For too long developers have been able to use their financial ability to get what they want. The expense of OMB appeals has been a financial burden for municipalities. Developers have literally been able to outspend municipalities on legal and planning experts to get what and that means increasing profits.

But the real problem is that a small group of unelected, OMB officials have been able to overrule local politicians. Politicians are not perfect, as everyone knows, but at least they are accountable to the people.

This has led to inappropriate development all over the province, from high rise in downtown Toronto to urban sprawl in the suburbs. The OMB reforms will help to rebalance interests and strengthen citizen control of their communities.

Nationalists and Globalists

Now that the French presidential election is over, and Macron, the pro-EU candidate won convincingly, it is time to look more deeply at what this means for politics, participation and democracy in the developed countries.

In the past electoral politics has been shaped along the left-right axis. Nowhere has this been so clear as it was in France and the United States, but in the recent election in France the candidates for the two major old line parties, Les Republicains and the Socialists, did not even make it into the final run off for president. In the United States Donald Trump, the Republican candidate, advocated policies that many Republicans rejected.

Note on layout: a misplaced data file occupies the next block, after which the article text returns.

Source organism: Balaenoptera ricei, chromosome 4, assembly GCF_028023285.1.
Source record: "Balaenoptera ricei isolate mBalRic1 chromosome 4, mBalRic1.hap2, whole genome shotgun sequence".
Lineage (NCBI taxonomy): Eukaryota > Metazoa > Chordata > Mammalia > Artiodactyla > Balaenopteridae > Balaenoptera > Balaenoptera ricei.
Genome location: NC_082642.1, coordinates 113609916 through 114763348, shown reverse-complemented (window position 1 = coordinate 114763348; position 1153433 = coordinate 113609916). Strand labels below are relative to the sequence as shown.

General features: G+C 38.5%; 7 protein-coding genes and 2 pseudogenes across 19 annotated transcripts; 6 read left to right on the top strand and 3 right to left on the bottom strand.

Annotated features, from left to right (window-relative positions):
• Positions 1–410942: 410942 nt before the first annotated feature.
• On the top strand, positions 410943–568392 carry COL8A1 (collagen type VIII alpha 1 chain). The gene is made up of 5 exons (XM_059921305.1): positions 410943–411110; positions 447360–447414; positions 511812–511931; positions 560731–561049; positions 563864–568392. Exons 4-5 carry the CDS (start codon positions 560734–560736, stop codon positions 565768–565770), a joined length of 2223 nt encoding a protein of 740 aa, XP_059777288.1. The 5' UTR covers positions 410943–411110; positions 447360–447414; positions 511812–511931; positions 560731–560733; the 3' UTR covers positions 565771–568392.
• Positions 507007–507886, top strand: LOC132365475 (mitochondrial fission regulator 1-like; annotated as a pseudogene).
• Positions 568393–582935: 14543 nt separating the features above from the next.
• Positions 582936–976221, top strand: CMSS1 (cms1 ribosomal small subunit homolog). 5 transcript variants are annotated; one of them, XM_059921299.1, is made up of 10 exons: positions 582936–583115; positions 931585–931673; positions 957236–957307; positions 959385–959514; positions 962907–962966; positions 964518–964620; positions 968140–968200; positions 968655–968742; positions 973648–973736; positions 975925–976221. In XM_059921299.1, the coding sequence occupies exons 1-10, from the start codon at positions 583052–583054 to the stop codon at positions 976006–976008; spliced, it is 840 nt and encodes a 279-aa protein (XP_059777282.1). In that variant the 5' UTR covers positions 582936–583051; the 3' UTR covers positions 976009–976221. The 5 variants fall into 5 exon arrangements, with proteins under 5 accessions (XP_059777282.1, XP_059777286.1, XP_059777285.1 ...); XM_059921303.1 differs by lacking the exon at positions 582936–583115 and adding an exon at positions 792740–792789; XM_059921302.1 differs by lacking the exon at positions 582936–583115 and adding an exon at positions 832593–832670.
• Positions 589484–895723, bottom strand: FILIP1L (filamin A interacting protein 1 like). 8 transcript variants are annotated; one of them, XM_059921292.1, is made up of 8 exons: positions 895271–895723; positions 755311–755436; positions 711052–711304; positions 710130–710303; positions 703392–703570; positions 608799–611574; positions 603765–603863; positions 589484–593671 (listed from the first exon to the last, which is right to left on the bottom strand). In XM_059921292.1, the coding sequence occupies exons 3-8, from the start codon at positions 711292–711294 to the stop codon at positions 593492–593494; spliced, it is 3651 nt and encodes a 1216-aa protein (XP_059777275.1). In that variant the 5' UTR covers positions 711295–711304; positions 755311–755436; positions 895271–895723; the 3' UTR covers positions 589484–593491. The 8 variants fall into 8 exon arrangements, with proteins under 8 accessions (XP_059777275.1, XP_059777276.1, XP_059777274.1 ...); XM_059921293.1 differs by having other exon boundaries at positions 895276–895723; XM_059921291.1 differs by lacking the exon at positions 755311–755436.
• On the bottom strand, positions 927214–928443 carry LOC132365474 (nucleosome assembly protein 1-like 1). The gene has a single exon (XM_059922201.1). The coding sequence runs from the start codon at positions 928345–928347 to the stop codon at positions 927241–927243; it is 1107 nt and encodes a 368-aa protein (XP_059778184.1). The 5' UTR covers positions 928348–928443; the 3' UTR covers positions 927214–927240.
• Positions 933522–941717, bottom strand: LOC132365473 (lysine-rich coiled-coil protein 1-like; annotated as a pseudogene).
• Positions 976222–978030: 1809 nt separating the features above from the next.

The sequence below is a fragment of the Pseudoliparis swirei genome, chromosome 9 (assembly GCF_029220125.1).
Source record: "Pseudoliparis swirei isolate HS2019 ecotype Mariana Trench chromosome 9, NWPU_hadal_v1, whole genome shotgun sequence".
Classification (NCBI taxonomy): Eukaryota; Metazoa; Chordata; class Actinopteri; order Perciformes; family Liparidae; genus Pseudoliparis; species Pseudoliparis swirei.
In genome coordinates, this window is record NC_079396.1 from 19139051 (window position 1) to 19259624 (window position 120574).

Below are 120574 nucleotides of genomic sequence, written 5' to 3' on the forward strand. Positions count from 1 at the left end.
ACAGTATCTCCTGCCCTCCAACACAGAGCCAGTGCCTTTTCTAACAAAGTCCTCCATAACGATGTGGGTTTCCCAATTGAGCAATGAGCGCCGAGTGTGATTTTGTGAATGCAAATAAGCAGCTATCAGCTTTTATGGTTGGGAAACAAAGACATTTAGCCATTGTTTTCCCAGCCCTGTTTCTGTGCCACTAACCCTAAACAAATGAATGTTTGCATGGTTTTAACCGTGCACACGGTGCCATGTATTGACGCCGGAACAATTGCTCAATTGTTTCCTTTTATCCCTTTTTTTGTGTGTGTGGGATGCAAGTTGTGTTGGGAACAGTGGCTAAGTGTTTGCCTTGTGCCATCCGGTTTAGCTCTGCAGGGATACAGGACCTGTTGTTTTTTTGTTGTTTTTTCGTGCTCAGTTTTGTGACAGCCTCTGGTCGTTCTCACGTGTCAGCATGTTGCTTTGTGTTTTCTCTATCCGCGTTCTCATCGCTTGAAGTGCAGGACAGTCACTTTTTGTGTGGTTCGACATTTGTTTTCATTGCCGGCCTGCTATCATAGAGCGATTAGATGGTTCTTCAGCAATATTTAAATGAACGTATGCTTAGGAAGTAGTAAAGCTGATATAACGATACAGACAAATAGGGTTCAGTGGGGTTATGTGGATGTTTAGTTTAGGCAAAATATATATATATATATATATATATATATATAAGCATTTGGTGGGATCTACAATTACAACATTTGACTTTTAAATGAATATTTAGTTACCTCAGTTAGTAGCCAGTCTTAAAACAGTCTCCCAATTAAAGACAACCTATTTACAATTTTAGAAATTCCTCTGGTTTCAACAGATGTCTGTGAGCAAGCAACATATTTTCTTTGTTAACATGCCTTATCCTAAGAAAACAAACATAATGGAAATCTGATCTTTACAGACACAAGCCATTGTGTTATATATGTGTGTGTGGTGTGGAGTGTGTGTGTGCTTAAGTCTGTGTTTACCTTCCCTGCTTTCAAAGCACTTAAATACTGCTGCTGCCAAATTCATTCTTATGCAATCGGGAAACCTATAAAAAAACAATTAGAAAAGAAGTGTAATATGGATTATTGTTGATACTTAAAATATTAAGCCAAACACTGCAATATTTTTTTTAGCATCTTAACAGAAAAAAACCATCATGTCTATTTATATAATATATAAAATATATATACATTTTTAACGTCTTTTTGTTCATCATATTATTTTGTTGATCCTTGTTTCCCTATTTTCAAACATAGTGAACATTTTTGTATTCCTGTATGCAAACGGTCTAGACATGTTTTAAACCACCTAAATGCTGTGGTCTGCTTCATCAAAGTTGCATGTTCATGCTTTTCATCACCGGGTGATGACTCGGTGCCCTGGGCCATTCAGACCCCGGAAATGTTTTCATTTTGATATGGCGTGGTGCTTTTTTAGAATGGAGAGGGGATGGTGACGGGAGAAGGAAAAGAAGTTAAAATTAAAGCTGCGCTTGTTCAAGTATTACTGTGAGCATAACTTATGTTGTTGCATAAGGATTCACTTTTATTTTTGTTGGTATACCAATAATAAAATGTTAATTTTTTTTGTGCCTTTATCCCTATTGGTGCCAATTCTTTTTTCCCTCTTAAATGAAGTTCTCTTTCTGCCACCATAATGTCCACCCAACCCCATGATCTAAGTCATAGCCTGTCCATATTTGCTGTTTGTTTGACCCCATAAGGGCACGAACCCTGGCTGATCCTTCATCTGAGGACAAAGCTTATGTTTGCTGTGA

There is a realignment of political parties and priorities that is fundamentally changing politics in the developed world that reflects new concerns. The left-right polarization is fast fading. The new polarization is between nationalists and globalists.

The nationalists, politicians like Donald Trump, Marine le Pen and others, are anti-immigration, oppose free trade, advocate tariffs to protect local businesses and workers, and support a number of reactionary policies like being hard on crime, and the rejection of the liberalization of abortion and same sex laws.

The globalists are liberals. They also are pro-business, advocate free trade, international trade agreements, and low tariffs. In Europe and the U.S., they tend to favour a free movement of people. Diversity is a strong value for them.

Immigration is the area that most clearly demarks the difference between the nationalists and the globalists. In both Europe and the United States a significant percentage of the population sees immigrants as a threat to their jobs and security.

On the issue of immigration, the views of Canadians are quite different than virtually any of the other developed countries. Polling shows that about 80% of the people believe that immigrants are a benefit because they help to create new jobs and promote economic development.  The ideal of ethnic and racial diversity is strongly supported. The majority of Canadians are clearly in the globalists political camp and that is why there is strong support for liberal politicians and political parties.

But much of this new political polarization designed to capitalize on the fears of people to gain votes. The truth is that immigration is an advantage because they bring young workers to rapidly aging countries in Europe, and globalization does bring risks to many workers and rewards to the economic elite.

The real question is how can people shape their government and create the type of country that reflects their views. The only way we can do this is by promoting a participatory democracy and participatory practices so the people can create the type of policies that that reflects their needs and not the demands of the elite.